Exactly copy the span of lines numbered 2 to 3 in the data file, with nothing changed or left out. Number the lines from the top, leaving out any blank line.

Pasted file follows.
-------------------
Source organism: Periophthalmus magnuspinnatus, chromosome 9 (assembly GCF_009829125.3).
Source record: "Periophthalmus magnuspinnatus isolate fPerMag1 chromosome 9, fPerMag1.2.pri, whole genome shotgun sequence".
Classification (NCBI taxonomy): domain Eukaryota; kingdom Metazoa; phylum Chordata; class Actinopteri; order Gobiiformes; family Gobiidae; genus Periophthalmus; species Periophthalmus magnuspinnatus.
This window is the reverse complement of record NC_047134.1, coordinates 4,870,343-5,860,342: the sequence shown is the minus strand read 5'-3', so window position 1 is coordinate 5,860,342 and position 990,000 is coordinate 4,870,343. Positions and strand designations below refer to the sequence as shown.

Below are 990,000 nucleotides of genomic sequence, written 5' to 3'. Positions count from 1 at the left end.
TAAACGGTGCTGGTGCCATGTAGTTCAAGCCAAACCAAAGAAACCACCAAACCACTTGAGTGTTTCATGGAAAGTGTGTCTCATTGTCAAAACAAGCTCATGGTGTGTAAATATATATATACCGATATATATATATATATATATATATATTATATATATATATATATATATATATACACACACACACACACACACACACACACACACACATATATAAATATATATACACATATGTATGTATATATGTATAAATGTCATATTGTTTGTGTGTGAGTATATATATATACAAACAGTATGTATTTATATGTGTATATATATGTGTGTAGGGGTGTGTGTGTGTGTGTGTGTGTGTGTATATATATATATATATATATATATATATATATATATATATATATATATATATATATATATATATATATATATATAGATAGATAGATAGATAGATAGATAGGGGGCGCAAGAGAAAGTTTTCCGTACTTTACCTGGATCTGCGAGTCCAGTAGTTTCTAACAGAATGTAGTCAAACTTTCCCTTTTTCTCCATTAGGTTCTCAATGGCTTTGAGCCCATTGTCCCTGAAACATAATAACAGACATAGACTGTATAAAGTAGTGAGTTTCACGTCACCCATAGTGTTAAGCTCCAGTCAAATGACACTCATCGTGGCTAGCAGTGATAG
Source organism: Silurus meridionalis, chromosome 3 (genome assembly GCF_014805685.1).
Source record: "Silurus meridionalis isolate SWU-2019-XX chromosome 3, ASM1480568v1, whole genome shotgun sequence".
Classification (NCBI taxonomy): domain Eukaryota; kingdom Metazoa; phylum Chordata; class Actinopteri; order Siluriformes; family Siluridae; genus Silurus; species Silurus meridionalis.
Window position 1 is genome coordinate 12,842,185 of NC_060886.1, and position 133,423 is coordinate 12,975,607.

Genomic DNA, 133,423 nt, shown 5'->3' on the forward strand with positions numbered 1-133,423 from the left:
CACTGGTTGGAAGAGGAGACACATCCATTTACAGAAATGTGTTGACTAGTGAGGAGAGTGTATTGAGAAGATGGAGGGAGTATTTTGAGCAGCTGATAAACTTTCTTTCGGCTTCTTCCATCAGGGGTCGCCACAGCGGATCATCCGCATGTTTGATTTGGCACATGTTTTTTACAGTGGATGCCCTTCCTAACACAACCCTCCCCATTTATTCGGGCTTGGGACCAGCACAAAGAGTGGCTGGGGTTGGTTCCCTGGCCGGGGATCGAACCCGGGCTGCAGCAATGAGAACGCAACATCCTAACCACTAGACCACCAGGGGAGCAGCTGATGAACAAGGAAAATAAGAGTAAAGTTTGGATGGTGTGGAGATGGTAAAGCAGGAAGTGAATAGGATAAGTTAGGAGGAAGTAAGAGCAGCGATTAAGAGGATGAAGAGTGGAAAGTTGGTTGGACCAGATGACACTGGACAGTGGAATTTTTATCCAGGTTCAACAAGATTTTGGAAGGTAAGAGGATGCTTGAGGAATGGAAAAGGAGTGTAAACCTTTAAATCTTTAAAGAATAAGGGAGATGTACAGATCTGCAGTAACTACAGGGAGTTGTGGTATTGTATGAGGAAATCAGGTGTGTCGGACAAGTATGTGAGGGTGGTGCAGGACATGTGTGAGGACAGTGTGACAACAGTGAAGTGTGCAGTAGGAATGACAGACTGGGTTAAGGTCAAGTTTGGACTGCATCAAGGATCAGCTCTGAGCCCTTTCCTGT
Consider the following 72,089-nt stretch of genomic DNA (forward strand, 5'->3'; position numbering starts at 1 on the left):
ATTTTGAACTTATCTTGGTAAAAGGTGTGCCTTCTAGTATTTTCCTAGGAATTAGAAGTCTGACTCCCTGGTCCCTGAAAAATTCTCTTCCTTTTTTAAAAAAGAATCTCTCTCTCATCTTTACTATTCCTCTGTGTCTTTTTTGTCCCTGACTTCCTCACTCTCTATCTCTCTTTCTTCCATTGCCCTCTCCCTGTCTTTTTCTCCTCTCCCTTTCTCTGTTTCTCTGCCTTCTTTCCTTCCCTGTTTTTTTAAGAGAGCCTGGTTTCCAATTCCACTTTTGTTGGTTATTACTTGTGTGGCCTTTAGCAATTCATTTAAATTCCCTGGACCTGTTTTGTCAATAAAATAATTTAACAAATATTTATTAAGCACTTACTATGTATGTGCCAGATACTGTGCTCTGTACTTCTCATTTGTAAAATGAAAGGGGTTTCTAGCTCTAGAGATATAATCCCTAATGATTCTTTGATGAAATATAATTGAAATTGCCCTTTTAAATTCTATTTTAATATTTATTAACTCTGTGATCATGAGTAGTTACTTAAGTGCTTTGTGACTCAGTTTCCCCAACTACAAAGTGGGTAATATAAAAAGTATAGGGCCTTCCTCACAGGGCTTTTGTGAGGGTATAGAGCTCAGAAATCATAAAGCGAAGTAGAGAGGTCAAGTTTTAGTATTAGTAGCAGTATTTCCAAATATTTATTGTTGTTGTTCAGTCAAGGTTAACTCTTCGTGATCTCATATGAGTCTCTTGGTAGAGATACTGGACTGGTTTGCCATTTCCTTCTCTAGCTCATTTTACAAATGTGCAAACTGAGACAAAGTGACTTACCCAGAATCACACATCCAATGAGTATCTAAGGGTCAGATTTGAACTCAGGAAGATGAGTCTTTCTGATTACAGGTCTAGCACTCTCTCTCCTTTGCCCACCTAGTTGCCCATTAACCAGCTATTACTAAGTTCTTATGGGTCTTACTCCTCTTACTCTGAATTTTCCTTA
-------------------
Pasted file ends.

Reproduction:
Source record: "Periophthalmus magnuspinnatus isolate fPerMag1 chromosome 9, fPerMag1.2.pri, whole genome shotgun sequence".
Classification (NCBI taxonomy): domain Eukaryota; kingdom Metazoa; phylum Chordata; class Actinopteri; order Gobiiformes; family Gobiidae; genus Periophthalmus; species Periophthalmus magnuspinnatus.